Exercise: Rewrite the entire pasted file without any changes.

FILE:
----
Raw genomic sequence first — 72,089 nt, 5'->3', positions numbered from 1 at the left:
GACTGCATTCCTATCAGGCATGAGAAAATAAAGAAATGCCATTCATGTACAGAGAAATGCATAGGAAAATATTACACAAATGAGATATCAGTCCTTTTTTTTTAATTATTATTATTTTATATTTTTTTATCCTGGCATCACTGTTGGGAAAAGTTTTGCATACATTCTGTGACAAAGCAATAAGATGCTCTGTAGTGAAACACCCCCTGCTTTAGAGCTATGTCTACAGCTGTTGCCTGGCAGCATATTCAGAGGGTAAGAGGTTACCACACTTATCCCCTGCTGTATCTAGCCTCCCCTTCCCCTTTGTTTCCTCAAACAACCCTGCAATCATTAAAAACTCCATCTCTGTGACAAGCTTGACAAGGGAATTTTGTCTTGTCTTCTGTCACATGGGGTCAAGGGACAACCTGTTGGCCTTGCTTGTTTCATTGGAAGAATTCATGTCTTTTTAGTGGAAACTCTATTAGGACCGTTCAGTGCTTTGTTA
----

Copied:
Raw genomic sequence first — 72,089 nt, 5'->3', positions numbered from 1 at the left:
GACTGCATTCCTATCAGGCATGAGAAAATAAAGAAATGCCATTCATGTACAGAGAAATGCATAGGAAAATATTACACAAATGAGATATCAGTCCTTTTTTTTTAATTATTATTATTTTATATTTTTTTATCCTGGCATCACTGTTGGGAAAAGTTTTGCATACATTCTGTGACAAAGCAATAAGATGCTCTGTAGTGAAACACCCCCTGCTTTAGAGCTATGTCTACAGCTGTTGCCTGGCAGCATATTCAGAGGGTAAGAGGTTACCACACTTATCCCCTGCTGTATCTAGCCTCCCCTTCCCCTTTGTTTCCTCAAACAACCCTGCAATCATTAAAAACTCCATCTCTGTGACAAGCTTGACAAGGGAATTTTGTCTTGTCTTCTGTCACATGGGGTCAAGGGACAACCTGTTGGCCTTGCTTGTTTCATTGGAAGAATTCATGTCTTTTTAGTGGAAACTCTATTAGGACCGTTCAGTGCTTTGTTA